Chinese Guanxi: Using Relationships to Network in China
Guanxi: Your Ultimate Business Card in China
Guanxi is a Chinese word recognized in Asian business cultures including Korea and Japan. In Chinese, Guan refers to a “door”, or to “close up” with those inside a group whereas Xi can be interpreted to mean a joined chain. Thus, Guanxi can be translated to mean relationships or connections between people and groups. In Chinese dominated societies, people use the world Guanxi to refer to someone who is well connected, knows lots of people and can get things done not necessarily through the formal channels. The Chinese business mentality is analogous to ”You scratch my back, I’ll scratch yours.” Essentially this boils down to exchanging favors regularly. Chinese Guanxi is such an important concept to understand if you want to function effectively in China.
The Importance of Guanxi
Regardless of the business experiences in respective countries, in China Guanxi is what establishes who you are, your role in business, your character, ethics, and values. It is that one card that you will always carry in every Chinese business deal you career notwithstanding. With the right Guanxi, any organization minimizes the risks, disappointments and frustrations when doing business in China. It is acquiring the right Guanxi with the relevant authorities that determine the organization’s competitiveness in the long run in China. With a Guanxi network working for you, you will be able to minimize the inevitable risks, set-ups and barriers encountered in China.
In China, the process of developing and nurturing Guanxi can be demanding on resources and time. However, all the money and time spent on building a network is well worth the investment. In the long run, businesses will return your favors in a much more valuable way. In business, Guanxi goes beyond the colleagues, and it encompasses relationships within business associates, intersecting with one’s circle of friends and family relationships. Some of these relationships go back in generations.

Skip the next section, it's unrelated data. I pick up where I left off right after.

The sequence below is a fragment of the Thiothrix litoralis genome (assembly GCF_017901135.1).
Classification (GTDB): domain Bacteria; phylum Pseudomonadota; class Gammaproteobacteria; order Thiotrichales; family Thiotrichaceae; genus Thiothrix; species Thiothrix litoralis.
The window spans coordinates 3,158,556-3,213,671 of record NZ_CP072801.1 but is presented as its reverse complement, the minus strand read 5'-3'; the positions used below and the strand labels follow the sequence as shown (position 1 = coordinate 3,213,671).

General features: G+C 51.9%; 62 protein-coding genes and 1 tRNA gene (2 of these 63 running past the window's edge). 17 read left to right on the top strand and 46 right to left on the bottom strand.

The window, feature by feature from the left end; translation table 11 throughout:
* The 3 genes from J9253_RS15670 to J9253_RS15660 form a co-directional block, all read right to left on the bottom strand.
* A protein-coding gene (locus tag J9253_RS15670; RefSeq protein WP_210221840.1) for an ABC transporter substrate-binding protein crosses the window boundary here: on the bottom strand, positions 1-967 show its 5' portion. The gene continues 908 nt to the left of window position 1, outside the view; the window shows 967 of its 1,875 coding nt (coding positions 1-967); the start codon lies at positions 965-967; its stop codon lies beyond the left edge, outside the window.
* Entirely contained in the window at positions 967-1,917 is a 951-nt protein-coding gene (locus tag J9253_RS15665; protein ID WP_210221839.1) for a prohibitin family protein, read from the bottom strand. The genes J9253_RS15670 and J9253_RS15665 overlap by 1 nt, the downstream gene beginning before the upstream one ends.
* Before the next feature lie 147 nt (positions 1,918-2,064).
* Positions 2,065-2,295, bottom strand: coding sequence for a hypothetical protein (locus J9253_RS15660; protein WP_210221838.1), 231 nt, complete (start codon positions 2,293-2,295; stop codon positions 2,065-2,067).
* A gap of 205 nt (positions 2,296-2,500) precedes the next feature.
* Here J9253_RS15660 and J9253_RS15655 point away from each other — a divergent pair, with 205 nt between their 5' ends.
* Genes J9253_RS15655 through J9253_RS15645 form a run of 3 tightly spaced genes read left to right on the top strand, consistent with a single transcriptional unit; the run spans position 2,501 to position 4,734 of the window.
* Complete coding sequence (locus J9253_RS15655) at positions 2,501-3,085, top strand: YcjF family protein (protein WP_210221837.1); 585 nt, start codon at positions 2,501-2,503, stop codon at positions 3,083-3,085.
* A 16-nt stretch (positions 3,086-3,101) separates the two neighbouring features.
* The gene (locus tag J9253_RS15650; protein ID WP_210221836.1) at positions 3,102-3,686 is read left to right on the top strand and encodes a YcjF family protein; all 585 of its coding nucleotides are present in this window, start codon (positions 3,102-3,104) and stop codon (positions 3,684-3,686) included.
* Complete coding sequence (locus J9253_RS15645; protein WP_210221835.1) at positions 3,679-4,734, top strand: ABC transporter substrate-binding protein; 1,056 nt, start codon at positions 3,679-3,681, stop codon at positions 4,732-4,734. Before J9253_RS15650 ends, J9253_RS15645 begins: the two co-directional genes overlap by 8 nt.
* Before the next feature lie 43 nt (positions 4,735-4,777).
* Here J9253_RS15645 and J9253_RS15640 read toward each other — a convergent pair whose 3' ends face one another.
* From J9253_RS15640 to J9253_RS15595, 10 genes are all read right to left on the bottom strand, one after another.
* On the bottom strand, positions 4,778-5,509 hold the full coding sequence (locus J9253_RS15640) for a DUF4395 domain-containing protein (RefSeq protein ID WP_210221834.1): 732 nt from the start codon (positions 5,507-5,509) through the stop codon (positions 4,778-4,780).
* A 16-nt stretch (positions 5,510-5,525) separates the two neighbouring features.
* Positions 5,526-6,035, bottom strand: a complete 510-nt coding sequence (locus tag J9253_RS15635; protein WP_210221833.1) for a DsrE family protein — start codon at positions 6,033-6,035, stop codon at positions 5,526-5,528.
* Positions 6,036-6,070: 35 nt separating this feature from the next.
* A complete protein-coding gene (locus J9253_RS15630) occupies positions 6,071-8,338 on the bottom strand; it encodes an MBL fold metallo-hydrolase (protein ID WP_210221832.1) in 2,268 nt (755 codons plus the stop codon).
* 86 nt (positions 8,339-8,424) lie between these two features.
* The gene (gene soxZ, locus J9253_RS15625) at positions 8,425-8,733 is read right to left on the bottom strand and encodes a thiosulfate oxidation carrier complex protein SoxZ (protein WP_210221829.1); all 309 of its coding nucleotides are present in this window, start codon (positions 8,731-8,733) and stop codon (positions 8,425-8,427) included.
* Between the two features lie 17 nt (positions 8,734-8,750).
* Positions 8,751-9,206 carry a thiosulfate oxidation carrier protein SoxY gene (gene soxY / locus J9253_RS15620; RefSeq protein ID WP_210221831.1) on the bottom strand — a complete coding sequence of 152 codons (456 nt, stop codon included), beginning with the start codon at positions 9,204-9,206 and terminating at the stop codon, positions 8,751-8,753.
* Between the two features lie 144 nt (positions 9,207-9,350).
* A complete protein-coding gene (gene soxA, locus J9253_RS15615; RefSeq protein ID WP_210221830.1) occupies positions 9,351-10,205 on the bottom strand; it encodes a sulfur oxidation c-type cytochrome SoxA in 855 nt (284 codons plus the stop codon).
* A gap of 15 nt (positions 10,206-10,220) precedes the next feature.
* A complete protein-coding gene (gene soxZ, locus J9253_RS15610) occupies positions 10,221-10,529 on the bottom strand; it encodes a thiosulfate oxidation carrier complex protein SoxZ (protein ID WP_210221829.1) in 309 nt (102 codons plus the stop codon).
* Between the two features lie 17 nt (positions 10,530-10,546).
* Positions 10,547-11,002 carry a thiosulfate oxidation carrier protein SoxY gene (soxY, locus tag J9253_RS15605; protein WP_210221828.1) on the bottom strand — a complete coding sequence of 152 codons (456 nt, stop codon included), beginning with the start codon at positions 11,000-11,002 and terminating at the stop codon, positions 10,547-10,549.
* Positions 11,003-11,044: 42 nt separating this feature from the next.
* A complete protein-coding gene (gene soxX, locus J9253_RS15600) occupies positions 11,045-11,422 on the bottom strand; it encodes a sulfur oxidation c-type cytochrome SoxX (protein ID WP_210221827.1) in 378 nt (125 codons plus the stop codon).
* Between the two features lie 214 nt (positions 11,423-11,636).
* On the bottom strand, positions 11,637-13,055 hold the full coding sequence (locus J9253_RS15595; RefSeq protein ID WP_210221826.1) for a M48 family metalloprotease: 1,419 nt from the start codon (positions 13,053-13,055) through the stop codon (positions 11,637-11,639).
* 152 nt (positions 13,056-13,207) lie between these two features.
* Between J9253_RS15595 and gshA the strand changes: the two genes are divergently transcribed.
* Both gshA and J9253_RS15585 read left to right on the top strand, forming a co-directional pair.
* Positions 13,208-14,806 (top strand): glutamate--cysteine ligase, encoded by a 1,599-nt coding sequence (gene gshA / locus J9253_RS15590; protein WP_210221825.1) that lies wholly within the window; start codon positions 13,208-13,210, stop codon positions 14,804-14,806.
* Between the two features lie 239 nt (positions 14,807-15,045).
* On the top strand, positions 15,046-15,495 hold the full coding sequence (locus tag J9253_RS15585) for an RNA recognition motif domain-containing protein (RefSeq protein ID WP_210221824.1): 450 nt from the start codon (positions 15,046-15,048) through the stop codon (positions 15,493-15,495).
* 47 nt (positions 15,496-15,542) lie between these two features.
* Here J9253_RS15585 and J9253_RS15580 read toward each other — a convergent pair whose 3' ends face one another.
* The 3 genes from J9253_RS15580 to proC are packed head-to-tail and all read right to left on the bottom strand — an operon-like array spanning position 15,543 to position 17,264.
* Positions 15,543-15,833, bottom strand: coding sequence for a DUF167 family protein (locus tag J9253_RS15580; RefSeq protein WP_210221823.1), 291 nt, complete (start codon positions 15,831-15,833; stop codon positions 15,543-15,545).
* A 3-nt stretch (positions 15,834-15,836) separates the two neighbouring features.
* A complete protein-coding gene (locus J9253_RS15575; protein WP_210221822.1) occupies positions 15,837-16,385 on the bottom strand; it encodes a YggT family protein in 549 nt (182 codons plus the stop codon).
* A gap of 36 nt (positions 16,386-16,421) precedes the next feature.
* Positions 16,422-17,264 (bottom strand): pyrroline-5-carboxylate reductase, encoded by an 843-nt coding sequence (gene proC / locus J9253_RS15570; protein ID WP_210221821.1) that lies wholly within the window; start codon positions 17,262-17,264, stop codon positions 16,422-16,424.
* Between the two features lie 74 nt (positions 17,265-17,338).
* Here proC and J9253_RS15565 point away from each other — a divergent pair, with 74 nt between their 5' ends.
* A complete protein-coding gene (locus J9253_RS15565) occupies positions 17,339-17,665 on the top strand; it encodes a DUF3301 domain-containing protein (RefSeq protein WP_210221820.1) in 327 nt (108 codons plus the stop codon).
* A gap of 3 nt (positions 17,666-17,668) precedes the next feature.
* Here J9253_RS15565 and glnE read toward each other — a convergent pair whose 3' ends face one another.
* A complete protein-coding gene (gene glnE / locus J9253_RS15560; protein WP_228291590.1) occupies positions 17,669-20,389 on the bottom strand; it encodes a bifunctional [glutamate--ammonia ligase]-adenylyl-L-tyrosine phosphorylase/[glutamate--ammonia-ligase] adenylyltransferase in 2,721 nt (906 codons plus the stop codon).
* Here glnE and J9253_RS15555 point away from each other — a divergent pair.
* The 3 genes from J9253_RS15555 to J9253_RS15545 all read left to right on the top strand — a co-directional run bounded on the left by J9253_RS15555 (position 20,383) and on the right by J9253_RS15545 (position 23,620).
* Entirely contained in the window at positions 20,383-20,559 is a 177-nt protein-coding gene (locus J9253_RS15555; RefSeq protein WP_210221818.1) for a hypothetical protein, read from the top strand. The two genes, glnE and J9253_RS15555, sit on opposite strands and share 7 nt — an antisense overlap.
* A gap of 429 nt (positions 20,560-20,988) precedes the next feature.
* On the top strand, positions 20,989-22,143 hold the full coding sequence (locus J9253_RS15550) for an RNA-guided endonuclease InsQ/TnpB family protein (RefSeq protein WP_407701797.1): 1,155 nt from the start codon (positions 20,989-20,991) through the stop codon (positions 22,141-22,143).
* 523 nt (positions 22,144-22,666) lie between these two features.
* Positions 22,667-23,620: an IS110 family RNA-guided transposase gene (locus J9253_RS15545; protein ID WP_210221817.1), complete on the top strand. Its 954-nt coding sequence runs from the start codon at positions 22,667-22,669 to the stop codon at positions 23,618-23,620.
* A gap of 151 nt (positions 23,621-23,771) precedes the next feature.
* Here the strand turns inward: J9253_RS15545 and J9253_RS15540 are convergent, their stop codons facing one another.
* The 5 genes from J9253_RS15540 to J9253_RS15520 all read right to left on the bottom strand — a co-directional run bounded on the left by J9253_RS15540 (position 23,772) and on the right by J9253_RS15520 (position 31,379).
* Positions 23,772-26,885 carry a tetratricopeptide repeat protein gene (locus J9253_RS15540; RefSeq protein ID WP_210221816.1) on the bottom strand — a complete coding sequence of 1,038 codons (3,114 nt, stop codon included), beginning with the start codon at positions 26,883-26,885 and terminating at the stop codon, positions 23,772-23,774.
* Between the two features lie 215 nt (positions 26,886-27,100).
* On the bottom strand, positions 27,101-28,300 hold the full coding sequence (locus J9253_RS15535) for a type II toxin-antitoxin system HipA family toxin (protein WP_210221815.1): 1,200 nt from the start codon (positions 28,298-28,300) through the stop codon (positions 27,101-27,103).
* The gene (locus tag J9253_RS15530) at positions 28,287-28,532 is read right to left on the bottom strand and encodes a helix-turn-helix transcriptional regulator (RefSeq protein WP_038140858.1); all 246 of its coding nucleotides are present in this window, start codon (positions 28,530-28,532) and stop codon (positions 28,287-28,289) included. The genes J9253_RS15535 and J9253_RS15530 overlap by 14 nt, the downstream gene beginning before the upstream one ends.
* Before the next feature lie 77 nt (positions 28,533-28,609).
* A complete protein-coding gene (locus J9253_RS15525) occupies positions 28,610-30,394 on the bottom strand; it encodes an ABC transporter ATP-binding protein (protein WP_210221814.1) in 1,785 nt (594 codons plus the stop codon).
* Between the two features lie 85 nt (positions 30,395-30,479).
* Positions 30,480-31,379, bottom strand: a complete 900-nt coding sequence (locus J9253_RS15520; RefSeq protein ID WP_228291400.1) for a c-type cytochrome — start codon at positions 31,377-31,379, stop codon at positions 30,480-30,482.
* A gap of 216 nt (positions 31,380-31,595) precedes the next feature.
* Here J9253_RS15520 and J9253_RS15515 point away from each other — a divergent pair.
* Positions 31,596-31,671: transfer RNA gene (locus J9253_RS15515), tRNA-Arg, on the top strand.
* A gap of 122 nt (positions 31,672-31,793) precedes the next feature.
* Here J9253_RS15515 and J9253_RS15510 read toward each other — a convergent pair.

Domestic businesses in China establish Guanxi networks with local government officials, retailers, banks and suppliers. It is very common for individuals from organizations visiting their acquaintances bringing along gifts including cigarettes and wine. The process might seem intrusive, but for the Chinese, it is commonplace to use gifts to sweeten business deals. For a foreigner who wants to do business in China, pay close attention to your immediate Chinese network and try establishing a relationship with them. They can easily connect you to new information resources and acquaintances thus helping you develop other good Guanxi that you need.
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How Chinese Business Works
In China, a lot of business revolves around circles of personal and mutual trust. Having said that, any outsider who wants to do business in China must take their time to establish a Guanxi. The process has been quite a challenge for many western companies trying to get into the Chinese market. Business relationships made through Guanxi must be maintained to ensure proper positioning for future business. Most international company members think this relationship funds on a direct exchange of cash, but this is not always the case since Guanxi can also build by hosting dinners for prospective business partners or clients. Positive business relationships can create an environment for Guanxi.”